How to Build and Maintain a Child’s Resilience

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Morgan Every day, families that have a child diagnosed with cancer must face the challenges associated with illness and treatment. Since March 2020, they’ve had the added layers of the COVID-19 pandemic: social distancing, virtual learning, cancellation of plans and many other uncertainties. All of these factors can make the ability to adapt and recover feel like a mental marathon. Building resilience — best described as the ability to recover and adapt in difficult situations — can help counter the exhaustion.

The Child Life team at Children’s Hospital of Philadelphia’s Cancer Center works to provide children and caregivers with the tools to promote resilience during their time at the hospital. These skills can be developed through education preparation, and therapeutic play, all of which help to promote positive coping skills. Once discharged, however, how can a family support and maintain this resilience outside of the hospital environment?

Research indicates that many factors contribute to a person’s resilience. One of the most important factors for a child is having a stable, committed relationship with at least one caregiver or adult. Resilience is not a trait a person simply acquires. Resilience requires practice and strengthening throughout a lifetime. Here are some strategies to assist your child in building resilience both in and out of the hospital environment.

Tips to build resilience at home

Exploring feelings: Reassure your child that they are allowed to experience all feelings, even the negative ones. For example, is your child feeling frustrated with online schooling or disappointed because they can’t see friends? Explain to your child that those feelings are normal. When given permission to feel upset, angry, frustrated and so on, your child will later be able to recognize and label feelings. As a result, your child will be able to recall ways in which they were able to cope with their feelings, which will assist in building skills for self-regulation.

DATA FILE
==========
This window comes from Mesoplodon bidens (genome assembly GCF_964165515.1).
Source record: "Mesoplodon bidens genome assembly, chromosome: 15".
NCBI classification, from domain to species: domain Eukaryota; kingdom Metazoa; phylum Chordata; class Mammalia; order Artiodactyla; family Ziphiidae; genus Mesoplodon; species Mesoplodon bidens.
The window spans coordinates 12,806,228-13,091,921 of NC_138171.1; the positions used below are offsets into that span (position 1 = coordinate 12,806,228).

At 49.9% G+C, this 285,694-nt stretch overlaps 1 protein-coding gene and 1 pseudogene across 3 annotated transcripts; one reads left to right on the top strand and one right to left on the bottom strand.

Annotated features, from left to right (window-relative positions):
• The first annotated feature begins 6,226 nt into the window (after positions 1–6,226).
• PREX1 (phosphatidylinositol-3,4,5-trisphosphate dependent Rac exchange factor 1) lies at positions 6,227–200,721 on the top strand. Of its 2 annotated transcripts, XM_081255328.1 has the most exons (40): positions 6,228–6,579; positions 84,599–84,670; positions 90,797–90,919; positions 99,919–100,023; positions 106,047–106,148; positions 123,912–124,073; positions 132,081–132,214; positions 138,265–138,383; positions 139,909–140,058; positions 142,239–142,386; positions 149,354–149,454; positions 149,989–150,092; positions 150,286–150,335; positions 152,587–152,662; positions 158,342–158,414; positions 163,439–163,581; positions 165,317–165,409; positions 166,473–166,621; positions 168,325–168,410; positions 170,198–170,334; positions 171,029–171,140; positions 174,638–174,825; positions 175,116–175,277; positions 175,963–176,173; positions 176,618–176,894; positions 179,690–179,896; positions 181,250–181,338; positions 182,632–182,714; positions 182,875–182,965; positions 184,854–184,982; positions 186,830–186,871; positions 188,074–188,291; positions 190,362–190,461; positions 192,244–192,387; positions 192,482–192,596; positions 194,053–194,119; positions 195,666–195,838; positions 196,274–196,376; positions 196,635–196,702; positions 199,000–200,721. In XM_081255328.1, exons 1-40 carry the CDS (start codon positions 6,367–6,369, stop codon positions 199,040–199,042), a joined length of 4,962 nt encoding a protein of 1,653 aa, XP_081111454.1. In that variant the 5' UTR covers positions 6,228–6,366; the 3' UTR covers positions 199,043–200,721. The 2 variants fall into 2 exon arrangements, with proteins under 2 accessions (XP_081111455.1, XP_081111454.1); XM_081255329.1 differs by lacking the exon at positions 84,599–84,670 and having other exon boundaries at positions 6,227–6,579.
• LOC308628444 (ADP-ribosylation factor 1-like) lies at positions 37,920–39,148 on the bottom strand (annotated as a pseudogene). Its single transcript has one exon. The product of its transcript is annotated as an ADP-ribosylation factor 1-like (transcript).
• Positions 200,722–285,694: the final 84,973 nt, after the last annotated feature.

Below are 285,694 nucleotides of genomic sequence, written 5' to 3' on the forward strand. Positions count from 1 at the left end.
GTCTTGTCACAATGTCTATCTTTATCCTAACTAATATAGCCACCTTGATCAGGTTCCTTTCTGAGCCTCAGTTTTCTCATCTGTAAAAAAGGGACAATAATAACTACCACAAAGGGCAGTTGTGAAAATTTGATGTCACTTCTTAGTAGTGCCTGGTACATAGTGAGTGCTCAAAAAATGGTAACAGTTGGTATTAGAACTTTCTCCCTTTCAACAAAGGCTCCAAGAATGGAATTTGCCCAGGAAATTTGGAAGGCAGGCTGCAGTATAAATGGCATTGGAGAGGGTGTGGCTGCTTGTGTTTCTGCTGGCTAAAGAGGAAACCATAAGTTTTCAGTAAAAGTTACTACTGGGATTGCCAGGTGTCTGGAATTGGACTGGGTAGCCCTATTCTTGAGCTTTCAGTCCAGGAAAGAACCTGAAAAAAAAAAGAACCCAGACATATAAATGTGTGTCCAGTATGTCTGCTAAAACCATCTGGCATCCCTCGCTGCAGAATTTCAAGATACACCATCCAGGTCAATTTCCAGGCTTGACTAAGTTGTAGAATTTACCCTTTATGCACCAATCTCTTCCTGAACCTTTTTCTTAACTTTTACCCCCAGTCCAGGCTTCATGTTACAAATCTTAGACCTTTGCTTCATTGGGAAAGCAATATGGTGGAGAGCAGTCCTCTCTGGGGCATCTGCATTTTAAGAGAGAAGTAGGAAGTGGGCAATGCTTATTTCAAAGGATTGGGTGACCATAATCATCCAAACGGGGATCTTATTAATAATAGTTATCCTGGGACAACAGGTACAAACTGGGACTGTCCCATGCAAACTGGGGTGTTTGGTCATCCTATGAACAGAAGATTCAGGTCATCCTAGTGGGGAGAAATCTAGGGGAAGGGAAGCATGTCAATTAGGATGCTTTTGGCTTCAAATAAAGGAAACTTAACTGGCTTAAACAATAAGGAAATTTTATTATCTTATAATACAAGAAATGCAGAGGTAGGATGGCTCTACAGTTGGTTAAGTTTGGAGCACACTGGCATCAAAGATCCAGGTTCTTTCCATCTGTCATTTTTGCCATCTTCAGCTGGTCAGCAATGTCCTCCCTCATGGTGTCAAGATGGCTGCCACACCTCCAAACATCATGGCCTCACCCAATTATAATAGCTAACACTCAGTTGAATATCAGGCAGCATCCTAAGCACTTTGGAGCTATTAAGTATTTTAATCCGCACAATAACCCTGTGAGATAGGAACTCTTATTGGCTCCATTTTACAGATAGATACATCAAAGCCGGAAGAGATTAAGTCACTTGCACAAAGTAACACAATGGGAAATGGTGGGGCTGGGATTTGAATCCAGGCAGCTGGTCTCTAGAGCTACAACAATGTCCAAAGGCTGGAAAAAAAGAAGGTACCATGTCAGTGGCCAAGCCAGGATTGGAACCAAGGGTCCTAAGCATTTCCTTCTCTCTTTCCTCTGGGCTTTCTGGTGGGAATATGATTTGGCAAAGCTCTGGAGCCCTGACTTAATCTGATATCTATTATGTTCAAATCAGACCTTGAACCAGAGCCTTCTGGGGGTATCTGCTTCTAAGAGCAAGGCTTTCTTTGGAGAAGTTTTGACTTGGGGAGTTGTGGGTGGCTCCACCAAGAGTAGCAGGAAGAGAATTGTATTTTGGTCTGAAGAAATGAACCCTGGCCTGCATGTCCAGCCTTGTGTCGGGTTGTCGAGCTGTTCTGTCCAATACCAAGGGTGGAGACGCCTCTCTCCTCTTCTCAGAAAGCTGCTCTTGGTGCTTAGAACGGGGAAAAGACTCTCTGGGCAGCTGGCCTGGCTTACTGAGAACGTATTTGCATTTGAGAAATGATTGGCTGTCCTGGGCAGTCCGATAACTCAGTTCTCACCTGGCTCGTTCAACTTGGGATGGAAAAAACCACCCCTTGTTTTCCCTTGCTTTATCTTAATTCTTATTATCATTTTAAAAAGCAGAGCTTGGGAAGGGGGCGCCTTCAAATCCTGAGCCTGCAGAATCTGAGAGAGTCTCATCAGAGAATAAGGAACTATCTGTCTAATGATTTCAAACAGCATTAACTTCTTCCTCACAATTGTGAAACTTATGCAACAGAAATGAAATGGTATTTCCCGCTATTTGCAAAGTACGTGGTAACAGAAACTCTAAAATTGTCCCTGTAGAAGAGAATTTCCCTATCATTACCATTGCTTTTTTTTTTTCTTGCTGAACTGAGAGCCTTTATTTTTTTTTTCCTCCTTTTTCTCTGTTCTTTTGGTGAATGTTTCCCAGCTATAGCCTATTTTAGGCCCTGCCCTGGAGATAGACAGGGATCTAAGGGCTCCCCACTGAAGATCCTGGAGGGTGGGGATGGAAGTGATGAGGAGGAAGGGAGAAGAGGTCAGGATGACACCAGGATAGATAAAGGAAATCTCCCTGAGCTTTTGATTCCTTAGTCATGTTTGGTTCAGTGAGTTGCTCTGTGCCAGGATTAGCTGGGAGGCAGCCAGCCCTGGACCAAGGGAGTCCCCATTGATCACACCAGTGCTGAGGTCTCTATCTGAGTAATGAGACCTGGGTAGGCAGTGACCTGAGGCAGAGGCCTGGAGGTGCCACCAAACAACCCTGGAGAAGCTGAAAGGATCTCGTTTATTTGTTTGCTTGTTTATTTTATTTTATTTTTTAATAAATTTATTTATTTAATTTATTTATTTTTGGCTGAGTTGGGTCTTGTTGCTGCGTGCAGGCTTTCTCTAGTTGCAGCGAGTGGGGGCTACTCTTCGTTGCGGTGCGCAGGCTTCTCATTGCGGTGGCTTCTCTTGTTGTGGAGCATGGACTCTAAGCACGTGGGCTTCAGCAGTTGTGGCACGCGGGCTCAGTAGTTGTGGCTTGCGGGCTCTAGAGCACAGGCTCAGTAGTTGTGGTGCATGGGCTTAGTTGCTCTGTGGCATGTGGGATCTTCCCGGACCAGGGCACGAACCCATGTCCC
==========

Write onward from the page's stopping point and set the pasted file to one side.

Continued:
Choices: Provide your child with choices when navigating difficult situations. This will empower them by giving a sense of control over the outcome. When angry, would your child prefer to take a walk around the block? Or have some alone time? When given choices, your child will begin to learn how to problem-solve independently.

Goal setting: Help your child make and set attainable goals. During this COVID-19 pandemic, is there time to learn a new skill, such as riding a bike or finishing a puzzle? If encouraged and validated throughout reaching goals, your child will feel empowered to continue to set goals and work toward them.

Not only can these strategies be used at home, but they can also be utilized within the hospital setting.

Tips to build resilience at the hospital

Advocating: Encourage your child to advocate for themself. Can you involve your child in medical conversations? Can you encourage your child to ask the nurse for things? When your child becomes a self-advocate, a sense of control will be gained over the environment.

Brainstorming: Help your child brainstorm ways to stay distracted while hospitalized. Is your child feeling well enough for a craft, reading a book or watching a movie? Brainstorming is another form of problem-solving and critical thinking.

Encouragement: Tell your child when you notice things they’ve accomplished. Has your child practiced a new way to cope with a procedure? Praise for hard work will encourage your child to continue practicing these skills.

These tips not only build resilience but they act as tools to build long-term positive coping throughout medical treatment and stressful life events. Please feel free to reach out to your child life specialist for additional ways to help support your child through hospitalization.


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